marijuana investors
marijuana investors

How To Approach Marijuana Investors

I Have A Great Marijuana Idea But I Need Investors

Posted by:
DanaSmith on Sunday Nov 13, 2016

How To Approach Marijuana Investors

How Do You Find Weed Investors for Your Cannabis Project? from CannabisNet on Vimeo.


Marijuana laws can change overnight in many states around the country after the elections. This is a great time for cannabusinesses to brush up on their knowledge about what they need to know before they approach investors.



More people will be looking to cash in from the green pie and if you’re smart about it, you might just be one of them. There has been a recent dramatic influx in cannabis investment, and the legal marijuana market is expected to see $7.1 billion in profits this year. Hundreds of millions of dollars will continue to pour into cannabusinesses despite the fact that banking issues haven’t been addressed yet.



Marijuana businesses need to be prepared before they approach investors. But when it comes to actually approaching them, there’s no wrong or right way to do so: these days investors welcome all opportunities that are sent to them via email, in conferences, or over the phone as long as the right information is presented to them.



These are the things you need to know before approaching investors:



Be transparent about all the information surrounding your business, and have the information to back it up. Investors want a share of companies when it’s sold at a low price, or they won’t buy at all. Just like in other industries, marijuana businesses will have their share of weaknesses and it’s important that you divulge them. Acknowledging what your weak points are will help you more effectively create a plan to resolve these issues and obtain the resources when needed. Never try to answer questions if you really don’t know what the answer is – it’s always in your best interest to be honest and transparent otherwise this could mean facing legal implications later on.





When it comes to documentation, don’t approach investors until you’ve gotten everything ready into an organized, easy-to-understand pitch deck. Have it proofed and vetted, and read it twice or even thrice. The pitch deck should be prepared professionally and should also include a high level term sheet, risk factors, and disclaimers.



Be knowledgeable about the law and everything to do with marijuana businesses. Remember that marijuana businesses are regulated and cannabusinesses are classified into fixed types of licenses. What this means for you is that it’s doubtful that your business idea is one-of-a-kind, unless you’re an ancillary service provider or vendor. But despite this you still have to learn how to distinguish your unique selling point and what sets you apart from other similar businesses. If the investor you’re speaking with asks what sets your subscription box service apart from the rest, be ready with a good answer.



Always keep your priority in focus: selling or producing pot. As a marijuana business owner, for you this means that the more capital you’re able to raise, the less control you’ll have because your ownership will become more diluted. Even if you’re working hard with fundraising, make sure that you keep your eyes on the sales because raising capital can prove to be a serious distraction to the detriment of your business if you aren’t careful.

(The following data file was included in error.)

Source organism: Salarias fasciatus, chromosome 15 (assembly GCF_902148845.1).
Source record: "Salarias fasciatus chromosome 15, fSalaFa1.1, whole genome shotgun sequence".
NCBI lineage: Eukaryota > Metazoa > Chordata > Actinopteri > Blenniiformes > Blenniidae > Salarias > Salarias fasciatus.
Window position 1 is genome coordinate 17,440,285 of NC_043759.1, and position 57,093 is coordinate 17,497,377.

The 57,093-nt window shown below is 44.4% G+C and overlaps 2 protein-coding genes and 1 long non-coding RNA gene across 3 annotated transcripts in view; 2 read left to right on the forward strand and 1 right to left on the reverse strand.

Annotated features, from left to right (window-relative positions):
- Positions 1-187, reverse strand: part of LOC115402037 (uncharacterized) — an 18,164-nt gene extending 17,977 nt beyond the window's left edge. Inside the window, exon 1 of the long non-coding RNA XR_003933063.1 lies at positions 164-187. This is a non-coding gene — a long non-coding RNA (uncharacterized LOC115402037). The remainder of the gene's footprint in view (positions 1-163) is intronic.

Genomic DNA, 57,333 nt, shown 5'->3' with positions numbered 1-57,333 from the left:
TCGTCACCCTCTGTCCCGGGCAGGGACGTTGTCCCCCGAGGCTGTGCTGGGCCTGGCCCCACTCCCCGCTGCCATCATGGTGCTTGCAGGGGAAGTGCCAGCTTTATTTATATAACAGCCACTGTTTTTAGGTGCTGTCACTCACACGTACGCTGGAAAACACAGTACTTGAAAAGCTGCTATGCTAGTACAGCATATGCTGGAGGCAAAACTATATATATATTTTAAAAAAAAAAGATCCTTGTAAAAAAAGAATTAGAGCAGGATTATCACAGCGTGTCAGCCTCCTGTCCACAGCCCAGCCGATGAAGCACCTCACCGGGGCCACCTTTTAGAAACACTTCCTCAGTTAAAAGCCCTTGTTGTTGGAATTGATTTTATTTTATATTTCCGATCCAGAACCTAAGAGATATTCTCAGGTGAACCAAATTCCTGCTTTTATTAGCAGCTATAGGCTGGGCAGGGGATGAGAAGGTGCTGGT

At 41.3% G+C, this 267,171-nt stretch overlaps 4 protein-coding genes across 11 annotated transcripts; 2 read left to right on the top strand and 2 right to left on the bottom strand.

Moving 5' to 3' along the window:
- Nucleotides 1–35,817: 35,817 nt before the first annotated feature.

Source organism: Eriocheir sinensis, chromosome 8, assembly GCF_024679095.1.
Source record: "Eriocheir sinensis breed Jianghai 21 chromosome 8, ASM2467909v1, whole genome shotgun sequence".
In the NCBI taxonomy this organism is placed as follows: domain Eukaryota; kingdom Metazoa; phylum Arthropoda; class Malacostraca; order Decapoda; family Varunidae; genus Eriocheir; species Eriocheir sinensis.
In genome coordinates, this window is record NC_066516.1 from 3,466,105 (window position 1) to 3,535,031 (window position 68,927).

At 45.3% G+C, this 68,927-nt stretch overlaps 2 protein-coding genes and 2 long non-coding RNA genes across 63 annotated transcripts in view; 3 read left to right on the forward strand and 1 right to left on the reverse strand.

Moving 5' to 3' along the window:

Do your homework about politics, laws, and how this can affect margins. Invest time in really getting to know the nitty gritty of the industry as well to have a better idea of where it’s headed. Things like tax regulations will have an impact on returns. For example in Washington state, businesses that were focused on cultivating marijuana suffered from the high taxes although the regulations have changed and these businesses are now much more lucrative than ever before although they did have a tough start to contend with.



If your business touches the plant, make sure that energy efficiency is mentioned in your pitch deck. High energy costs will make expenses challenging to manage especially when trying to keep margins up. Investors know that sustainability and energy efficiency are good business practices especially when it comes to marijuana cultivation.



Be realistic, avoid making claims, and approaching investors with a “trust me” mentality. Investors simply don’t have time for that, but this doesn’t mean you shouldn’t believe in your vision. Just don’t be overly confident to the point that you will decline coaching from others who are more experienced in your field. Investors want to know that your business has a flexible leadership that is open to creative ideas even from external parties.



If you find good leads, be realistic but don’t forget the art of following up. It’s in the nature of investors to try and get better leverage in order to score better terms. However, be cautious to avoid being a nag. Follow best practices when following up with investors and send them updates about developments in your business; seemingly simple moves such as these can help you close a deal.



Once you’ve sent in everything that you’ve needed, be patient. Remember that financing deals will take some time to complete; there will be factors that will affect the timing such as what you’ve agreed on with the investor, what the financing structure is like, and how much money is involved. Some deals can be completed in just a few days while others can take weeks or months. Investors need time to evaluate each deal and plan accordingly.








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